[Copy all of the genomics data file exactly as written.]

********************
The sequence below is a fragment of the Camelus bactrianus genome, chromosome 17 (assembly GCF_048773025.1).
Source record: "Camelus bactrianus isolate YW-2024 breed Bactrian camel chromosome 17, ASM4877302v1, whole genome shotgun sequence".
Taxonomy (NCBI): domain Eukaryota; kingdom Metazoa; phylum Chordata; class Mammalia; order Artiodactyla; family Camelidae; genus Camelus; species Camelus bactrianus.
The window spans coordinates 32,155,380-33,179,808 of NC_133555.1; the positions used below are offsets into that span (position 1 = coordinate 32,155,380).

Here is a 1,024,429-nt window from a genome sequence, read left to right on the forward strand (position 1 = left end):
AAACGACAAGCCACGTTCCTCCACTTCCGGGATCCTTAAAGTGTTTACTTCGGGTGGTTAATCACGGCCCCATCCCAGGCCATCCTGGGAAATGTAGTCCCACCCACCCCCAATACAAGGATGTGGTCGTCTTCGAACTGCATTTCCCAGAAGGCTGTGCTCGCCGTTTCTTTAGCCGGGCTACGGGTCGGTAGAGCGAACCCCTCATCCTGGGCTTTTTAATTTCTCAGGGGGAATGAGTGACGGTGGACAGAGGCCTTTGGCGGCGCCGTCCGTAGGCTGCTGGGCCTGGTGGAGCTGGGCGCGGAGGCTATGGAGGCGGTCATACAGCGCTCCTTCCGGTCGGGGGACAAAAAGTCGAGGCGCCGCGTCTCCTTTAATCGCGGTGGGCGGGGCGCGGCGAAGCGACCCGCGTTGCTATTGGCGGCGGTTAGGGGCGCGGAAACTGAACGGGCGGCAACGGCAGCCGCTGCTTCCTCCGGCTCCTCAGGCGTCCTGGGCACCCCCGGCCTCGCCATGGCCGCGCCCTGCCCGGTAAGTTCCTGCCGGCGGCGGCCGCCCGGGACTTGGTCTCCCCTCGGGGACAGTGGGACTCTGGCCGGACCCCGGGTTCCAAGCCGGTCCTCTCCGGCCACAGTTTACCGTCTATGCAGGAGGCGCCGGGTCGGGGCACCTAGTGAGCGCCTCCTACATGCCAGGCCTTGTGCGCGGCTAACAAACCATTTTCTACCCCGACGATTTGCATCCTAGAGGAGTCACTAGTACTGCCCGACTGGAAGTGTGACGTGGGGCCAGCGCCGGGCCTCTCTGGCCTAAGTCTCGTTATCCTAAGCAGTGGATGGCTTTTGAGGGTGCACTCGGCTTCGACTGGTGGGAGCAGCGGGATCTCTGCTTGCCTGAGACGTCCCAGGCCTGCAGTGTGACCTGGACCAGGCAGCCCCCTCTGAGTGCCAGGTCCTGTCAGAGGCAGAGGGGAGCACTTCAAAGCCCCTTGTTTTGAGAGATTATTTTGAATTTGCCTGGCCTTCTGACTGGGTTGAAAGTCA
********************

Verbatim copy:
The sequence below is a fragment of the Camelus bactrianus genome, chromosome 17 (assembly GCF_048773025.1).
Source record: "Camelus bactrianus isolate YW-2024 breed Bactrian camel chromosome 17, ASM4877302v1, whole genome shotgun sequence".
Taxonomy (NCBI): domain Eukaryota; kingdom Metazoa; phylum Chordata; class Mammalia; order Artiodactyla; family Camelidae; genus Camelus; species Camelus bactrianus.
The window spans coordinates 32,155,380-33,179,808 of NC_133555.1; the positions used below are offsets into that span (position 1 = coordinate 32,155,380).

Here is a 1,024,429-nt window from a genome sequence, read left to right on the forward strand (position 1 = left end):
AAACGACAAGCCACGTTCCTCCACTTCCGGGATCCTTAAAGTGTTTACTTCGGGTGGTTAATCACGGCCCCATCCCAGGCCATCCTGGGAAATGTAGTCCCACCCACCCCCAATACAAGGATGTGGTCGTCTTCGAACTGCATTTCCCAGAAGGCTGTGCTCGCCGTTTCTTTAGCCGGGCTACGGGTCGGTAGAGCGAACCCCTCATCCTGGGCTTTTTAATTTCTCAGGGGGAATGAGTGACGGTGGACAGAGGCCTTTGGCGGCGCCGTCCGTAGGCTGCTGGGCCTGGTGGAGCTGGGCGCGGAGGCTATGGAGGCGGTCATACAGCGCTCCTTCCGGTCGGGGGACAAAAAGTCGAGGCGCCGCGTCTCCTTTAATCGCGGTGGGCGGGGCGCGGCGAAGCGACCCGCGTTGCTATTGGCGGCGGTTAGGGGCGCGGAAACTGAACGGGCGGCAACGGCAGCCGCTGCTTCCTCCGGCTCCTCAGGCGTCCTGGGCACCCCCGGCCTCGCCATGGCCGCGCCCTGCCCGGTAAGTTCCTGCCGGCGGCGGCCGCCCGGGACTTGGTCTCCCCTCGGGGACAGTGGGACTCTGGCCGGACCCCGGGTTCCAAGCCGGTCCTCTCCGGCCACAGTTTACCGTCTATGCAGGAGGCGCCGGGTCGGGGCACCTAGTGAGCGCCTCCTACATGCCAGGCCTTGTGCGCGGCTAACAAACCATTTTCTACCCCGACGATTTGCATCCTAGAGGAGTCACTAGTACTGCCCGACTGGAAGTGTGACGTGGGGCCAGCGCCGGGCCTCTCTGGCCTAAGTCTCGTTATCCTAAGCAGTGGATGGCTTTTGAGGGTGCACTCGGCTTCGACTGGTGGGAGCAGCGGGATCTCTGCTTGCCTGAGACGTCCCAGGCCTGCAGTGTGACCTGGACCAGGCAGCCCCCTCTGAGTGCCAGGTCCTGTCAGAGGCAGAGGGGAGCACTTCAAAGCCCCTTGTTTTGAGAGATTATTTTGAATTTGCCTGGCCTTCTGACTGGGTTGAAAGTCA